The Iranian President Ibrahim Raisi arrived in Doha to attend the Gas Exporting Countries Forum (GECF) and probably sign several Memorandum of Understandings, most notably to realise a crucial underwater project that will connect Iran and Iraq.
The Iranian President Ibrahim Raisi arrived in Qatar to pay a two-day official visit and attend the sixth meeting of the Gas Exporting Countries Forum (GECF). Raisi heads a delegation that includes the Minister of Foreign Affairs, Hossein Amir Abdollahian, Minister of Oil, Javad Owji, the Minister of Cultural Heritage, Tourism and Handicrafts, Ezzatollah Zarghami, and the Minister of Roads and Urban Development, Rostam Qasemi.
The GECF is a gathering of the world’s leading gas exporting countries and was set up to increase coordination and strengthen the collaboration among its members. The member countries represent 71% of the world proven natural gas reserves, 43% of its marketed production, 58% of LNG exports and 52% of pipeline trade of the source across the globe.
At the Doha Airport, Raisi was welcomed by the Emir of Qatar, Sheikh Tamim bin Hamad Al Thani and marked the first visit by an Iranian President to Qatar in eleven years and his third foreign visit since assuming office in August 2021.
The first day will be dedicated to the official welcome of the Emir of Qatar in the Amiri Diwan and several expert-level meetings between Iranian-Qatari businessmen to expand bilateral trade and economic cooperation. On the second day, the Iranian President will deliver a speech at the GECF summit. The Iranian Ambassador to Qatar, Hamid Reza Dehghani, revealed that several memorandums of understanding (MoUs) might be signed.
Previously the Iranian Minister of Roads and Urban Development, Rostam Qasemi, and the Managing Director of Iran’s Ports and Maritime Organisation (PMO), had a conversation with Qatari Transportations and Naval Affairs Minister about establishing regular shipping lines between the ports of the two countries. In addition, the two sides agreed to make more active use of Qatari commercial airlines over Iranian skies. Most important, the two sides discussed a unique project, an under-seabed tunnel between the two states to connect Bushehr’s Deyr Port to Qatar. As Safaei explained, this is a macro-scale project that will connect the north of the Persian Gulf to its south and Iran and Qatar to Western Asia countries and the Caspian Sea littoral countries by road and rails up to the Mediterranean Sea region countries. The four joint agreements are set to be eventually finalised in the presence of President Raisi.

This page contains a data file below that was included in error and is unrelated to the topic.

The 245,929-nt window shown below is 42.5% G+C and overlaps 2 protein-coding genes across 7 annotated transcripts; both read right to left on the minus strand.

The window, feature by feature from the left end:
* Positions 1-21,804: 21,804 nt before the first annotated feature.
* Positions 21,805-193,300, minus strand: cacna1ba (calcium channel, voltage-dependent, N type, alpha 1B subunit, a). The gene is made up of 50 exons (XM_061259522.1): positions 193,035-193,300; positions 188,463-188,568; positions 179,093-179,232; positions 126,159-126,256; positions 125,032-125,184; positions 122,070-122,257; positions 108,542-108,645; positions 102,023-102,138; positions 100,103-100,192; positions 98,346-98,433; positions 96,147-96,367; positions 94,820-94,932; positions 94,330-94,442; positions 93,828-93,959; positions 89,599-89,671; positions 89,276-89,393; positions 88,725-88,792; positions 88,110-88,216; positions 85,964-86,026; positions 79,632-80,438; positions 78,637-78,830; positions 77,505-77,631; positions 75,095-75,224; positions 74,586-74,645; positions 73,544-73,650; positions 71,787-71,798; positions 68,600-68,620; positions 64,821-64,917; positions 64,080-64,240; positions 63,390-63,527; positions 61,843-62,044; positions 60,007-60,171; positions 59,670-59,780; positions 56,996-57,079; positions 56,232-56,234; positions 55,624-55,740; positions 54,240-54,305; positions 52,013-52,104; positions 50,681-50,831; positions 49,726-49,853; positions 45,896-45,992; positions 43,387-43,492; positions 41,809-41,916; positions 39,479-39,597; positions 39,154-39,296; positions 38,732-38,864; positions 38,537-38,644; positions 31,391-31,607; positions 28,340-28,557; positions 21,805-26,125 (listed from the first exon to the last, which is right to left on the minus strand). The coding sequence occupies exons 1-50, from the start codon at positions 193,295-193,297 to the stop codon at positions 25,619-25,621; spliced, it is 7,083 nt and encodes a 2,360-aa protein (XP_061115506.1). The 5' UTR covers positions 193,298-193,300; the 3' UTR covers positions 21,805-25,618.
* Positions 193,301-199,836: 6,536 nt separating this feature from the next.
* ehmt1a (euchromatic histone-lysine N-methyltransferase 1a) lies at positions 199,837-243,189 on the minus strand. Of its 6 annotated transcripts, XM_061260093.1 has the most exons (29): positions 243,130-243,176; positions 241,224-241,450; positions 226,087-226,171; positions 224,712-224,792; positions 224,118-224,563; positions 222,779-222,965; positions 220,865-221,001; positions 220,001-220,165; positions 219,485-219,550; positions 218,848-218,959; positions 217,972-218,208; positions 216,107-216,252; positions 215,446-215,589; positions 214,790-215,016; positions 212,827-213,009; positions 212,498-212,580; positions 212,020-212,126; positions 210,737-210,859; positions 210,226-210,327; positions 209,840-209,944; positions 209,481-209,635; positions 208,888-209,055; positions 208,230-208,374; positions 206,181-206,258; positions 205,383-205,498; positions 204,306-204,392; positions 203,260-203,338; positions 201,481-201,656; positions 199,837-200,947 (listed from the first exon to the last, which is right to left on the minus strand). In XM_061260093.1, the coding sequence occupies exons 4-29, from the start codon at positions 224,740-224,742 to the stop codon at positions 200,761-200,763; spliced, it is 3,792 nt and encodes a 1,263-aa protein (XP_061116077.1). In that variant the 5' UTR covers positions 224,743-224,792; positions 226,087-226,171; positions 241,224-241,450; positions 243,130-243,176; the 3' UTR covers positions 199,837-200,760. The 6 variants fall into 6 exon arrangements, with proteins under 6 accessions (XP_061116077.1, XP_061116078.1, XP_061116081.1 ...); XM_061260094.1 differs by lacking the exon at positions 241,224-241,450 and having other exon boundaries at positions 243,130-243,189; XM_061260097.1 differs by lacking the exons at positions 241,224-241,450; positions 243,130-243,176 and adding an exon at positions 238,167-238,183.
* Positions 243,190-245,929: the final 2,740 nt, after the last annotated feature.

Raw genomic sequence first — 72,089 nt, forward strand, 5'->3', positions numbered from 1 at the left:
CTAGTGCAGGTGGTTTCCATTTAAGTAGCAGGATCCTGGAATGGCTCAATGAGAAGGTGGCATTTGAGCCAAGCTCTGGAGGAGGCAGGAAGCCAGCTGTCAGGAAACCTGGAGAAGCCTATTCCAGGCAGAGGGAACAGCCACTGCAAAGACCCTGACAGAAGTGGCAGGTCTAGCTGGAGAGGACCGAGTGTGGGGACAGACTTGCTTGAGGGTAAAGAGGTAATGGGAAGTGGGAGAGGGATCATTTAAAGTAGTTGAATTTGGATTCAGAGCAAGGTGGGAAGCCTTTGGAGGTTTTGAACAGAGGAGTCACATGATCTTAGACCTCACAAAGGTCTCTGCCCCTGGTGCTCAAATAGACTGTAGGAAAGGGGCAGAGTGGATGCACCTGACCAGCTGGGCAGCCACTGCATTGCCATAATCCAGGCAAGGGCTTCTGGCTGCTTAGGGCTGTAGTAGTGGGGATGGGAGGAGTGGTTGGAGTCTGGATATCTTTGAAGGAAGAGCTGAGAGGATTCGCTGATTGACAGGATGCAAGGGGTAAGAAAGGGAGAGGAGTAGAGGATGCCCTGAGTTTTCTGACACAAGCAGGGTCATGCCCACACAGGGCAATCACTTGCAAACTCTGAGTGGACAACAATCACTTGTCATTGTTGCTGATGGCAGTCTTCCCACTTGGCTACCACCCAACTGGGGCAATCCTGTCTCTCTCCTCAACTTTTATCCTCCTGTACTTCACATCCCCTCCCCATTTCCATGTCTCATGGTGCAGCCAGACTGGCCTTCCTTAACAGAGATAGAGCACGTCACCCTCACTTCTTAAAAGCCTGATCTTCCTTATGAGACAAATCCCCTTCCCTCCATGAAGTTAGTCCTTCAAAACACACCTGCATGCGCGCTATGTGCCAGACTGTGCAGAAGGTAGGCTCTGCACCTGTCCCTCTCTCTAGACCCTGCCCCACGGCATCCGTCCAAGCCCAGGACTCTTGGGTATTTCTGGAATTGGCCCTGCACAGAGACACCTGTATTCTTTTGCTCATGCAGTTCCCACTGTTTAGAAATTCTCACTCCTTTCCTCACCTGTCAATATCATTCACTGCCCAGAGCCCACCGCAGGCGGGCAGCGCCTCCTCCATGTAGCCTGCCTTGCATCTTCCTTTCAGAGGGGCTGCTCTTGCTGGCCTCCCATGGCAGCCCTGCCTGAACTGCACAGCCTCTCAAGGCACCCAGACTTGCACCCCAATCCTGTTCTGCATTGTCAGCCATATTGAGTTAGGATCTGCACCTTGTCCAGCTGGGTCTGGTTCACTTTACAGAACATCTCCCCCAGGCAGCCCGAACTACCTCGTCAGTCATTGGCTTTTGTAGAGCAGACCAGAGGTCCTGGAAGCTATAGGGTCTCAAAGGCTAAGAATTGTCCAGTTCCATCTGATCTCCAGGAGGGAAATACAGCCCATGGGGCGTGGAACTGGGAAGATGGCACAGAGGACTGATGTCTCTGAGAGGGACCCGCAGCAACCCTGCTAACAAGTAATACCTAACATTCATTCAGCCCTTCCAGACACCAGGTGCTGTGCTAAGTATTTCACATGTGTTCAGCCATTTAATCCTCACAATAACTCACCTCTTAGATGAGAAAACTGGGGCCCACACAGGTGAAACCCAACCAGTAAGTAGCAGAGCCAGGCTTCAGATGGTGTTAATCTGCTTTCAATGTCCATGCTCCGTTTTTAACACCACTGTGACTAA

Why does it matter?
The Vienna talks to restore the JCPOA nuclear deal are in the final stretch. Iran might fully re-enter the global energy market freed from U.S. sanctions. Gulf Arab countries, who initially opposed the nuclear deal, are now calling on Biden to revive it, marking a change in their relations with Tehran.
Being Iran among the three most crucial gas producing and exporting countries, Tehran is preparing itself for the post-sanctions scenario. As underlined by President Raisi, this visit is a step towards activating diplomacy with neighbours, primarily Persian Gulf countries and developing political and economic ties. Alireza Peyman-Pak, the head of Iran’s Trade Promotion Organisation (TPO), stated that the trade value between Iran and Qatar could reach one billion dollars in the upcoming year. The discussed agreements will follow the 300 million dollars investment by the United Arab Emirates in Iranian companies and projects (The United Arab Emirates boost trade partnership and investments in Iran). Furthermore, on the sidelines of the current Summit, the Iranian Minister of Petroleum held meetings with energy ministers of Algeria, Qatar, Venezuela, and Nigeria, addressing the issues of investment in oil and gas fields, transfer of technology, and swap of gas.
The Raisi administration’s strategy is to strengthen diplomatic and economic relations between key regional actors in the petrochemicals market, enhancing its role in the Persian Gulf and assuring itself corridors for its exports. Qatar might be one of the transit hubs for Iranian Liquefied Gas, considering Iran and Qatar already shared ownership of the North and South Pars Field natural gas area, the world’s largest natural gas field.
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Monitoring articles edited by Silvia Boltuc. On Thursday, February 3rd, 2022, SpecialEurasia will organise a webinar in the Italian language titled “Geopolitics of the Middle East: regional dynamics, economic interests and terrorism” to analyse and discuss current geopolitical trends in the Middle Eastern region.